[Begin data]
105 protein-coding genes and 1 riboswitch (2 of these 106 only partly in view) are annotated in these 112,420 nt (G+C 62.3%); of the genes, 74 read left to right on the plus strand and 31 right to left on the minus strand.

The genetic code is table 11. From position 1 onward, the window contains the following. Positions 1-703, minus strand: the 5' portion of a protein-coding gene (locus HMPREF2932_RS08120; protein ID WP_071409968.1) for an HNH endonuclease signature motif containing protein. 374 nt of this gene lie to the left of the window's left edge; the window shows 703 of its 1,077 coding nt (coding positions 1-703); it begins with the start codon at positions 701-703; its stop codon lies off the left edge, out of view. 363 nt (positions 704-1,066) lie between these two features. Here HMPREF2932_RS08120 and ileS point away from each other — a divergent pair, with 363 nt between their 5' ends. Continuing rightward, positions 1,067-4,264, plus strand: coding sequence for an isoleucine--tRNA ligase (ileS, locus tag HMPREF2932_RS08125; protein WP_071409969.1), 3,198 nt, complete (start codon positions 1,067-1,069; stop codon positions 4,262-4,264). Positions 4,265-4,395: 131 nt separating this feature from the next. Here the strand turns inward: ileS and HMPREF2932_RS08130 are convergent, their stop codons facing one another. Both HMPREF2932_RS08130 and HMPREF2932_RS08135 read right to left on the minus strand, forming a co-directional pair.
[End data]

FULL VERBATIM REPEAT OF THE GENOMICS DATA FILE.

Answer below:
105 protein-coding genes and 1 riboswitch (2 of these 106 only partly in view) are annotated in these 112,420 nt (G+C 62.3%); of the genes, 74 read left to right on the plus strand and 31 right to left on the minus strand.

The genetic code is table 11. From position 1 onward, the window contains the following. Positions 1-703, minus strand: the 5' portion of a protein-coding gene (locus HMPREF2932_RS08120; protein ID WP_071409968.1) for an HNH endonuclease signature motif containing protein. 374 nt of this gene lie to the left of the window's left edge; the window shows 703 of its 1,077 coding nt (coding positions 1-703); it begins with the start codon at positions 701-703; its stop codon lies off the left edge, out of view. 363 nt (positions 704-1,066) lie between these two features. Here HMPREF2932_RS08120 and ileS point away from each other — a divergent pair, with 363 nt between their 5' ends. Continuing rightward, positions 1,067-4,264, plus strand: coding sequence for an isoleucine--tRNA ligase (ileS, locus tag HMPREF2932_RS08125; protein WP_071409969.1), 3,198 nt, complete (start codon positions 1,067-1,069; stop codon positions 4,262-4,264). Positions 4,265-4,395: 131 nt separating this feature from the next. Here the strand turns inward: ileS and HMPREF2932_RS08130 are convergent, their stop codons facing one another. Both HMPREF2932_RS08130 and HMPREF2932_RS08135 read right to left on the minus strand, forming a co-directional pair.